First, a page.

AWS launches next-gen GPU instances for machine learning

P4d adds Intel Cascade Lake CPUs and Nvidia GPUs for high-performance computing

AWS has launched its latest GPU-equipped instances aimed at machine learning and high-performance computing (HPC) workloads.

Called P4d, the new instances come ten years the first set of GPU instances were launched. They feature Intel Cascade Lake processors and eight of Nvidia's A100 Tensor Core GPUs. These connect via NVLink with support for Nvidia GPUDirect and offer 2.5 PetaFLOPS of floating-point performance and 320GB of high-bandwidth GPU memory.

AWS claimed that the instances offer 2.5x the deep learning performance, and up to 60% lower cost to train when compared to P3 instances.

In addition, the P4 instances include 1.1TB of system memory and 8TB of NVME-based SSD storage with up to 16 gigabytes of read throughput per second. The instances can combine over 4,000 GPUs into an on-demand EC2 UltraCluster. 

Among the use cases touted by AWS for these instances include supercomputer-scale machine learning and HPC workloads: natural language processing, object detection & classification, scene understanding, seismic analysis, weather forecasting, financial modelling, etc.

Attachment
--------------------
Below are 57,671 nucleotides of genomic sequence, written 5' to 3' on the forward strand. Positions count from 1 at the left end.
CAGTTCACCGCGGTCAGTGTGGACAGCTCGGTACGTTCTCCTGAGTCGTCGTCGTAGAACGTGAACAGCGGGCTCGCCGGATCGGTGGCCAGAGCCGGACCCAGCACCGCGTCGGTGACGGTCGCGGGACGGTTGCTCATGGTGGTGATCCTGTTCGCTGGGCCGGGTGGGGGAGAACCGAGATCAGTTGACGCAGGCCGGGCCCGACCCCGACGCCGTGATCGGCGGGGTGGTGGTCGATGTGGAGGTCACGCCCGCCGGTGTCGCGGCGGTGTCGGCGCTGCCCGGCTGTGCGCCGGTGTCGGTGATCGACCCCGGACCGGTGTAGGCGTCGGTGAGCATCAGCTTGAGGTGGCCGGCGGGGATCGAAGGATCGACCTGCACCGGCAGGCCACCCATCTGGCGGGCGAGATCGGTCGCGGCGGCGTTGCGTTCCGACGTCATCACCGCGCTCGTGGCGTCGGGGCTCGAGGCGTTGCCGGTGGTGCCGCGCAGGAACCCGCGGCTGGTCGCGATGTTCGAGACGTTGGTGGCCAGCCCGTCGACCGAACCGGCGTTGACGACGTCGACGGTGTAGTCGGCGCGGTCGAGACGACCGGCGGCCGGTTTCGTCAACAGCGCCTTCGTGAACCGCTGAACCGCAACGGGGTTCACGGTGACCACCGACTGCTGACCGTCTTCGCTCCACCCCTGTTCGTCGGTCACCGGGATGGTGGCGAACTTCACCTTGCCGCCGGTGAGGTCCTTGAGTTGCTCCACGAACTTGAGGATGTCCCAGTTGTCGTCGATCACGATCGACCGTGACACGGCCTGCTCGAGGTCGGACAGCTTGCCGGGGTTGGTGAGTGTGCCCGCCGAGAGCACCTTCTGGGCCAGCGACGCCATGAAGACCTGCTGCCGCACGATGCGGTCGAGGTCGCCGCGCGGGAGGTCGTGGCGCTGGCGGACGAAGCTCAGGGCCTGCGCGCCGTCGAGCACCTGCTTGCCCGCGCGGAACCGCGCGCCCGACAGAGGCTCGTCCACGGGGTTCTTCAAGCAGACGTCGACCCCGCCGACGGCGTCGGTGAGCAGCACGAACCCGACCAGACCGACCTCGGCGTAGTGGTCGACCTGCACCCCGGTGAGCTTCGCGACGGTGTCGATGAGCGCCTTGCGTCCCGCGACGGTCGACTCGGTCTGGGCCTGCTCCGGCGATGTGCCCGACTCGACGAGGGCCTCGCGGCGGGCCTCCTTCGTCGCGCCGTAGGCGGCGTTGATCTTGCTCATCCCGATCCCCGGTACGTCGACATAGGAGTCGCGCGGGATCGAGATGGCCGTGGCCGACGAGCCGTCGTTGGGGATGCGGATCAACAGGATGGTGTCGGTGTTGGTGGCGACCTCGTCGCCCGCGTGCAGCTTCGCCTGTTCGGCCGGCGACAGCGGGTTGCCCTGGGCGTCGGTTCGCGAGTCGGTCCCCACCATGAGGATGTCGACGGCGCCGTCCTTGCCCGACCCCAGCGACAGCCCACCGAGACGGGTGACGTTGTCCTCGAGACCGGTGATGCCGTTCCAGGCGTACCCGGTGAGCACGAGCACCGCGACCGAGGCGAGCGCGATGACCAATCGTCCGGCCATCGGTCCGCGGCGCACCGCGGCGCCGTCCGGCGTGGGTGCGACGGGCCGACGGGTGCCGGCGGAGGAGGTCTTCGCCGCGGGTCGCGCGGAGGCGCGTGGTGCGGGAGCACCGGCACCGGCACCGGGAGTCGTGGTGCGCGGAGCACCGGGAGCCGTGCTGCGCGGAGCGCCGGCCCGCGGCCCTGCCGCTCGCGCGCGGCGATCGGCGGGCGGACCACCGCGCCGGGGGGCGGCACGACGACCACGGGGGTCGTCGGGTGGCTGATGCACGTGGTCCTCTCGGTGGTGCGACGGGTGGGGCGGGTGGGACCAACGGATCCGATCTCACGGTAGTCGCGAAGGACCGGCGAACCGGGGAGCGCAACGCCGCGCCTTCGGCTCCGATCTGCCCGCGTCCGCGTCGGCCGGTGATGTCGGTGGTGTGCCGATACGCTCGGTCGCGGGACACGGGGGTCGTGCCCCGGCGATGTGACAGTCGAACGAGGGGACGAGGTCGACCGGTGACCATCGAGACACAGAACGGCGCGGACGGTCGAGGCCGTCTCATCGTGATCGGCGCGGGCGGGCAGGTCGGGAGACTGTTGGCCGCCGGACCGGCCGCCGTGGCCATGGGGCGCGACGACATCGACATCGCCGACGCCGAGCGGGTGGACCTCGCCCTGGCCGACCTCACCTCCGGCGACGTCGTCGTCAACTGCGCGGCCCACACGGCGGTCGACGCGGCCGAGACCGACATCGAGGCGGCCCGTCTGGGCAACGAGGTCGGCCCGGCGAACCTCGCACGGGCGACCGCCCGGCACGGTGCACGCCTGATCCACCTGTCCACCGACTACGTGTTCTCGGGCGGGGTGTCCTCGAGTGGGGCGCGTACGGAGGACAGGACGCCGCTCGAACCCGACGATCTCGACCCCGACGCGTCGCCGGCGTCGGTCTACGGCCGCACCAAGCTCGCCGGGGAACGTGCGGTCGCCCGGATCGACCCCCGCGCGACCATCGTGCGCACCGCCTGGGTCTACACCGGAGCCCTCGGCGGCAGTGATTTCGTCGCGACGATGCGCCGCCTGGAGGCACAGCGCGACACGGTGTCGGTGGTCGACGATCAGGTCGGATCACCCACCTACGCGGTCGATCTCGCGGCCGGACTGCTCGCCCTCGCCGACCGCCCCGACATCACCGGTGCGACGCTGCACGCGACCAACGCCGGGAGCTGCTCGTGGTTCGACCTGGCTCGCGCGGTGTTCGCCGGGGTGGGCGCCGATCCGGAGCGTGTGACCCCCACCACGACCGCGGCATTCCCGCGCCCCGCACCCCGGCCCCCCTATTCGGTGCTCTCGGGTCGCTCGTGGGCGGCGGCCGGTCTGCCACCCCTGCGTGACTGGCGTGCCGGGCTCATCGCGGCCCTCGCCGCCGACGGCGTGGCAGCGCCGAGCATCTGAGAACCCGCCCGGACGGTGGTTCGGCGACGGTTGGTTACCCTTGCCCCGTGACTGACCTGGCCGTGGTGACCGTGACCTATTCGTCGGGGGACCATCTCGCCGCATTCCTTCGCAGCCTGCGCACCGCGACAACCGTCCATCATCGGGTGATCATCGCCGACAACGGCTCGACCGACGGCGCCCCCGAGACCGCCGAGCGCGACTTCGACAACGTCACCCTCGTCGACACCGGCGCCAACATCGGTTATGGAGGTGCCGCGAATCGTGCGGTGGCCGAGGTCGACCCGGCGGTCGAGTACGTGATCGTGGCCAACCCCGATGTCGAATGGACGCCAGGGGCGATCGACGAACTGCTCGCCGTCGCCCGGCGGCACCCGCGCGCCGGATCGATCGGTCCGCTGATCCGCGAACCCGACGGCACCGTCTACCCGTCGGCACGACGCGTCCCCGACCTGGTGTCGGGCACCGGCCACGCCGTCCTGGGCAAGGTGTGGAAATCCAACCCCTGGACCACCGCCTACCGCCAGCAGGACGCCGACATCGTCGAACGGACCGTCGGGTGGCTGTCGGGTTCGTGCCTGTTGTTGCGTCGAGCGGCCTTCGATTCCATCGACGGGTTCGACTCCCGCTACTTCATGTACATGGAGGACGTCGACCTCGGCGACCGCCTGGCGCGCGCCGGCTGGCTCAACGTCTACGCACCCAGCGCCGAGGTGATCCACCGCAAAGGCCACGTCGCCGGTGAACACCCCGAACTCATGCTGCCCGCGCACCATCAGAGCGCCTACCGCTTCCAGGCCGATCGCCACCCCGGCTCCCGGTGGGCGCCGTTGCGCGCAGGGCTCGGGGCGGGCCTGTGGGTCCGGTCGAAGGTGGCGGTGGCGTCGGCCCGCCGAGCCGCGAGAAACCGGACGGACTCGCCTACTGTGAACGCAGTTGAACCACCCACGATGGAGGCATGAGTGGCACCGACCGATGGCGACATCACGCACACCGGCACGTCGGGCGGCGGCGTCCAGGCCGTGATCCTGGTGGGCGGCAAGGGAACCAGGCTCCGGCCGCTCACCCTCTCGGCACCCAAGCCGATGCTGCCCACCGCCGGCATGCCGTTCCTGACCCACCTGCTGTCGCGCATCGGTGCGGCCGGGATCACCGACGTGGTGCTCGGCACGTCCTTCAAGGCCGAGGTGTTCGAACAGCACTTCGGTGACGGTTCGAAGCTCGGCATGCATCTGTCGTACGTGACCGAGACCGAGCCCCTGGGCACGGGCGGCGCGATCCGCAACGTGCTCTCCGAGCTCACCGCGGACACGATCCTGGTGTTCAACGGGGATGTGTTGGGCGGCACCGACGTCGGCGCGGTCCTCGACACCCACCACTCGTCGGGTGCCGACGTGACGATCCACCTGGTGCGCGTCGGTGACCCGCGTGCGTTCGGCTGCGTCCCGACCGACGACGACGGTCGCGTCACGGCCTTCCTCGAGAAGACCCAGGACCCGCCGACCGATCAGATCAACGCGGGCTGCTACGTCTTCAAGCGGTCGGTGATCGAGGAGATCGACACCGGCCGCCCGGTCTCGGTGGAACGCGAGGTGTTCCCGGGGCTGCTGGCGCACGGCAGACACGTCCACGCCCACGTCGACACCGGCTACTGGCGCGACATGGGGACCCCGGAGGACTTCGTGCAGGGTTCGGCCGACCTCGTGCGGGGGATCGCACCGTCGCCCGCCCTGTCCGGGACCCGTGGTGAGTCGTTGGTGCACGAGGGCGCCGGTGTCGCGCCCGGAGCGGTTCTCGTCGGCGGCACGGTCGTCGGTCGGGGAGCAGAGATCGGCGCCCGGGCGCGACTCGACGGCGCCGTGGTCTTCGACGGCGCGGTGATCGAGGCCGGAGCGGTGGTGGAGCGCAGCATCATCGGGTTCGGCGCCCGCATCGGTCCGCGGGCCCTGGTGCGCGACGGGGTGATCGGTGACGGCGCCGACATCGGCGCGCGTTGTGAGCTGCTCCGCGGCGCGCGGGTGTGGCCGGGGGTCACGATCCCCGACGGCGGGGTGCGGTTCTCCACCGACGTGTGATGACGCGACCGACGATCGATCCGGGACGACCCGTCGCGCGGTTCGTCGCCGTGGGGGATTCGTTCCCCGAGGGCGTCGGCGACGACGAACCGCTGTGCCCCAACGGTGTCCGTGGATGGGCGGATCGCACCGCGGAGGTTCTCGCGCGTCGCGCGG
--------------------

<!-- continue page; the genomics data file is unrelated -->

The P4 instances are available in one size (p4d.24xlarge) and can be launched in the US East (N.Virginia) and US West (Oregon) Regions with immediate effect.

Among the companies that have already been working with the P4 instances include Toyota Research Institute (TRI), GE Healthcare and Aon.

"At TRI, we're working to build a future where everyone has the freedom to move,” said Mike Garrison, technical lead, Infrastructure Engineering at TRI.

"The previous generation P3 instances helped us reduce our time to train machine learning models from days to hours and we are looking forward to utilizing P4d instances, as the additional GPU memory and more efficient float formats will allow our machine learning team to train with more complex models at an even faster speed."

Its on-demand price will be $32.77 per hour, going down to approximately $20 per hour for one-year reserved instances, and $11.57 for three-year reserved instances.

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